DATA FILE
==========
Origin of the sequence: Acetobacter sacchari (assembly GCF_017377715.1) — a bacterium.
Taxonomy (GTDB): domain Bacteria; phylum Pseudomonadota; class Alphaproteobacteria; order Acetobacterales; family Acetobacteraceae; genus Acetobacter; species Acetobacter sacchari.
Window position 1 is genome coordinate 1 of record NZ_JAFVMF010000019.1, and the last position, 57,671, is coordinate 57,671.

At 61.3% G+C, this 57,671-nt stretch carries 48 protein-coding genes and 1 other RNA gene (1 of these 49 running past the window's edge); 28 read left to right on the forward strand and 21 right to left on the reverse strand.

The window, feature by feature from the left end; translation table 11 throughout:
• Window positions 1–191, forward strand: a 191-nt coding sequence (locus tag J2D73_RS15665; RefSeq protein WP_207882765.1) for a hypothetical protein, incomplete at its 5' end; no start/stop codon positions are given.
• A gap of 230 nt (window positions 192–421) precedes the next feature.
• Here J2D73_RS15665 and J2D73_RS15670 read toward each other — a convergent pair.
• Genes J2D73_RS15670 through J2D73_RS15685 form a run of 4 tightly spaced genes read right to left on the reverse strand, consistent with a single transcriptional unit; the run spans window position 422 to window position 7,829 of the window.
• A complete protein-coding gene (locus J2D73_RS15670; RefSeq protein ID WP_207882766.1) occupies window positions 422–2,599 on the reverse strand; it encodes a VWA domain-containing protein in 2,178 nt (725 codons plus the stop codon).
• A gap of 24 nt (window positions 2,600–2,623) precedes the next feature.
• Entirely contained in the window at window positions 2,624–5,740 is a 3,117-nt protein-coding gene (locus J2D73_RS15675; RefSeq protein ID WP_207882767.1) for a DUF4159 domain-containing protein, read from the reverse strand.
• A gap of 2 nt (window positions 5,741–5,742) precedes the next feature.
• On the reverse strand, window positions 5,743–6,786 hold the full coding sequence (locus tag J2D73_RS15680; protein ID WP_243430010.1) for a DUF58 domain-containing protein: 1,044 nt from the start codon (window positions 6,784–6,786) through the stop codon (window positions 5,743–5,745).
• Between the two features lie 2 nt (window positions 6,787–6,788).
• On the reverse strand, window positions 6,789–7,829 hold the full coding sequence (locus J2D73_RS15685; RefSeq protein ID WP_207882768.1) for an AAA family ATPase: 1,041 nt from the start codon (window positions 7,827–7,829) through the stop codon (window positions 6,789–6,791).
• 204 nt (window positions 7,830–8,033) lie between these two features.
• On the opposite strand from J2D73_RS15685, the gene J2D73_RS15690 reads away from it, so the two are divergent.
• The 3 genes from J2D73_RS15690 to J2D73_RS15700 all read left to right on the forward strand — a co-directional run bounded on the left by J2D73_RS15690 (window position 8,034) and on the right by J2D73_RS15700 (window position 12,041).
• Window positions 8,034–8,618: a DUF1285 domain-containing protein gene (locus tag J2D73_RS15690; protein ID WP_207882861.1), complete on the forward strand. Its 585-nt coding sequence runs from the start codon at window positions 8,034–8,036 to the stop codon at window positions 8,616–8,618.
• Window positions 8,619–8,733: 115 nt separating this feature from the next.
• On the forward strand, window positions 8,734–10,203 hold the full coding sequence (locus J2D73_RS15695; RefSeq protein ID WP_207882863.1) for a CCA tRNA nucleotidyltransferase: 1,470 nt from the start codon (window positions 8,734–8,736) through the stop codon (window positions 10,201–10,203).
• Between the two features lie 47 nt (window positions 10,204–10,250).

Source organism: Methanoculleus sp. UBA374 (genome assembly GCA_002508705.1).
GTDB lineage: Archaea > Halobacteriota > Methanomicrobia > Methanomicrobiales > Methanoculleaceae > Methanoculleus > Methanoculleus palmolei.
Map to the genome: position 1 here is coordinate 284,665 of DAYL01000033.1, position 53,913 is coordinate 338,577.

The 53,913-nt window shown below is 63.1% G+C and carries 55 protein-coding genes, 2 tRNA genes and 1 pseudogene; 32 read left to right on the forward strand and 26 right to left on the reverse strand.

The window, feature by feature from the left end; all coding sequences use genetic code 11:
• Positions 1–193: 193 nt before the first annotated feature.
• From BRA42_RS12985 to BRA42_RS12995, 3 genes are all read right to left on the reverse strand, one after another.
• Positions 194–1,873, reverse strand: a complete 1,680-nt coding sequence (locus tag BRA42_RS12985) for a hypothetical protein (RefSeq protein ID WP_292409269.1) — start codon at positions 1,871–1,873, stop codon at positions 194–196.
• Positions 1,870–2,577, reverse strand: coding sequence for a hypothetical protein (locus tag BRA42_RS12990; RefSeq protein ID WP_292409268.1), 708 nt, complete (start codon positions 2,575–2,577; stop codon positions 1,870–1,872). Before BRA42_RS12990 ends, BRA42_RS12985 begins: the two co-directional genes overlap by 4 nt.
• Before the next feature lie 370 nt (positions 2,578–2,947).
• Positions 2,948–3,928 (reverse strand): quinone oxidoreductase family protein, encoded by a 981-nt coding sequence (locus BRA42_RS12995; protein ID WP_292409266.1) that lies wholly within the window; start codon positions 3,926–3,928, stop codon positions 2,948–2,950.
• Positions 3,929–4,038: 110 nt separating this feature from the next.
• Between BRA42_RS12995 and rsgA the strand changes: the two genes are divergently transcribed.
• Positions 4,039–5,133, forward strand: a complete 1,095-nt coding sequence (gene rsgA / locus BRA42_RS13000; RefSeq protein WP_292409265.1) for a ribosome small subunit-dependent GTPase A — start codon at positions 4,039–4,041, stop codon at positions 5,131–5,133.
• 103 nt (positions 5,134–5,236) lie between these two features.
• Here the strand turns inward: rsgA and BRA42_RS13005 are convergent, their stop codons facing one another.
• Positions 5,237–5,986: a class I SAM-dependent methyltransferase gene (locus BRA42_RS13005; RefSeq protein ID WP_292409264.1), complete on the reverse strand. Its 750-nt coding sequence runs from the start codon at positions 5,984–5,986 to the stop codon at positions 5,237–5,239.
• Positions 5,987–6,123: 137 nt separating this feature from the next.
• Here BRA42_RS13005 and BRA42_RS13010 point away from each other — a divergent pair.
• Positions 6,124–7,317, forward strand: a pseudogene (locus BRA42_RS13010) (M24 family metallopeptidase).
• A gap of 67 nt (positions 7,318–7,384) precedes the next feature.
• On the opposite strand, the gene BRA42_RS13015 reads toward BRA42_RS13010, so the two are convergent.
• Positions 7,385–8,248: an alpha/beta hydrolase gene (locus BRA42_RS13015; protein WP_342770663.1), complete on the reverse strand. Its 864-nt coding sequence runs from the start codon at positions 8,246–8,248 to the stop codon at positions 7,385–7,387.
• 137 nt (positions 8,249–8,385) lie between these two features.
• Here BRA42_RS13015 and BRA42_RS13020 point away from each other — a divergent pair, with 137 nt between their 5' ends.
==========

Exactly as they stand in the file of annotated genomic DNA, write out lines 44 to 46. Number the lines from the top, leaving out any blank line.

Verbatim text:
• A gap of 67 nt (positions 7,318–7,384) precedes the next feature.
• On the opposite strand, the gene BRA42_RS13015 reads toward BRA42_RS13010, so the two are convergent.
• Positions 7,385–8,248: an alpha/beta hydrolase gene (locus BRA42_RS13015; protein WP_342770663.1), complete on the reverse strand. Its 864-nt coding sequence runs from the start codon at positions 8,246–8,248 to the stop codon at positions 7,385–7,387.